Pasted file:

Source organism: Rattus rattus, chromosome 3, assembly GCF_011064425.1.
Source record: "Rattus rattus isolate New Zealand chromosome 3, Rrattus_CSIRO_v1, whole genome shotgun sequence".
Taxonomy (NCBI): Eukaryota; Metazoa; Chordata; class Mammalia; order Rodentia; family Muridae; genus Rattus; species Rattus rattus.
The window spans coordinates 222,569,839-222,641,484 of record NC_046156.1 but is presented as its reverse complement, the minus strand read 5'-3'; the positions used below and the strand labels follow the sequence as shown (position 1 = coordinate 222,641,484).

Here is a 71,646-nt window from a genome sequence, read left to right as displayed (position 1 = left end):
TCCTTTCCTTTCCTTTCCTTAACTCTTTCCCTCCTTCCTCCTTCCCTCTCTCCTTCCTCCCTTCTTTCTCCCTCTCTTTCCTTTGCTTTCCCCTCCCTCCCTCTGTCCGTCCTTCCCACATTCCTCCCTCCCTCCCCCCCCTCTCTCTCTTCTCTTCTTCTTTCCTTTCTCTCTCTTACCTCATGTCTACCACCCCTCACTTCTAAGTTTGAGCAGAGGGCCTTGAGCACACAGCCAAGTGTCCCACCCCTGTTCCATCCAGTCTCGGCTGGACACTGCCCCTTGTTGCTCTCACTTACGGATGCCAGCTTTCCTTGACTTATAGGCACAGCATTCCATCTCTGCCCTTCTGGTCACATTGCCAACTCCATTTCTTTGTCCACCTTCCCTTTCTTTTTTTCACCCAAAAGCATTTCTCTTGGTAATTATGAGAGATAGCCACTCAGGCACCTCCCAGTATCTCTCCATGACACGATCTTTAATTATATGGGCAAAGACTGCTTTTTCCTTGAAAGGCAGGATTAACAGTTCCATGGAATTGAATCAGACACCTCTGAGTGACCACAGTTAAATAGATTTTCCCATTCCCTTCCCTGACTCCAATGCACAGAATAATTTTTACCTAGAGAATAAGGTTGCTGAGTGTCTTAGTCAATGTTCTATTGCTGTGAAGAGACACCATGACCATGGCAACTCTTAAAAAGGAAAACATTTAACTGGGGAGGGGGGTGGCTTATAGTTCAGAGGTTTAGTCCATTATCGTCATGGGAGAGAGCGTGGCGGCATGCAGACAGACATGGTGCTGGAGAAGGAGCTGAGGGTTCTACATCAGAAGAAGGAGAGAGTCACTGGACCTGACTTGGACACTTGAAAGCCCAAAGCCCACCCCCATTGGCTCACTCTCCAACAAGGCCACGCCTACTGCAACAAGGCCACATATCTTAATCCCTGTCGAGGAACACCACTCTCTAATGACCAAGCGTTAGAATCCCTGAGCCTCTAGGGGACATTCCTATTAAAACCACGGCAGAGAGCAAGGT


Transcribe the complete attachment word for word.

Source organism: Rattus rattus, chromosome 3, assembly GCF_011064425.1.
Source record: "Rattus rattus isolate New Zealand chromosome 3, Rrattus_CSIRO_v1, whole genome shotgun sequence".
Taxonomy (NCBI): Eukaryota; Metazoa; Chordata; class Mammalia; order Rodentia; family Muridae; genus Rattus; species Rattus rattus.
The window spans coordinates 222,569,839-222,641,484 of record NC_046156.1 but is presented as its reverse complement, the minus strand read 5'-3'; the positions used below and the strand labels follow the sequence as shown (position 1 = coordinate 222,641,484).

Here is a 71,646-nt window from a genome sequence, read left to right as displayed (position 1 = left end):
TCCTTTCCTTTCCTTTCCTTAACTCTTTCCCTCCTTCCTCCTTCCCTCTCTCCTTCCTCCCTTCTTTCTCCCTCTCTTTCCTTTGCTTTCCCCTCCCTCCCTCTGTCCGTCCTTCCCACATTCCTCCCTCCCTCCCCCCCCTCTCTCTCTTCTCTTCTTCTTTCCTTTCTCTCTCTTACCTCATGTCTACCACCCCTCACTTCTAAGTTTGAGCAGAGGGCCTTGAGCACACAGCCAAGTGTCCCACCCCTGTTCCATCCAGTCTCGGCTGGACACTGCCCCTTGTTGCTCTCACTTACGGATGCCAGCTTTCCTTGACTTATAGGCACAGCATTCCATCTCTGCCCTTCTGGTCACATTGCCAACTCCATTTCTTTGTCCACCTTCCCTTTCTTTTTTTCACCCAAAAGCATTTCTCTTGGTAATTATGAGAGATAGCCACTCAGGCACCTCCCAGTATCTCTCCATGACACGATCTTTAATTATATGGGCAAAGACTGCTTTTTCCTTGAAAGGCAGGATTAACAGTTCCATGGAATTGAATCAGACACCTCTGAGTGACCACAGTTAAATAGATTTTCCCATTCCCTTCCCTGACTCCAATGCACAGAATAATTTTTACCTAGAGAATAAGGTTGCTGAGTGTCTTAGTCAATGTTCTATTGCTGTGAAGAGACACCATGACCATGGCAACTCTTAAAAAGGAAAACATTTAACTGGGGAGGGGGGTGGCTTATAGTTCAGAGGTTTAGTCCATTATCGTCATGGGAGAGAGCGTGGCGGCATGCAGACAGACATGGTGCTGGAGAAGGAGCTGAGGGTTCTACATCAGAAGAAGGAGAGAGTCACTGGACCTGACTTGGACACTTGAAAGCCCAAAGCCCACCCCCATTGGCTCACTCTCCAACAAGGCCACGCCTACTGCAACAAGGCCACATATCTTAATCCCTGTCGAGGAACACCACTCTCTAATGACCAAGCGTTAGAATCCCTGAGCCTCTAGGGGACATTCCTATTAAAACCACGGCAGAGAGCAAGGT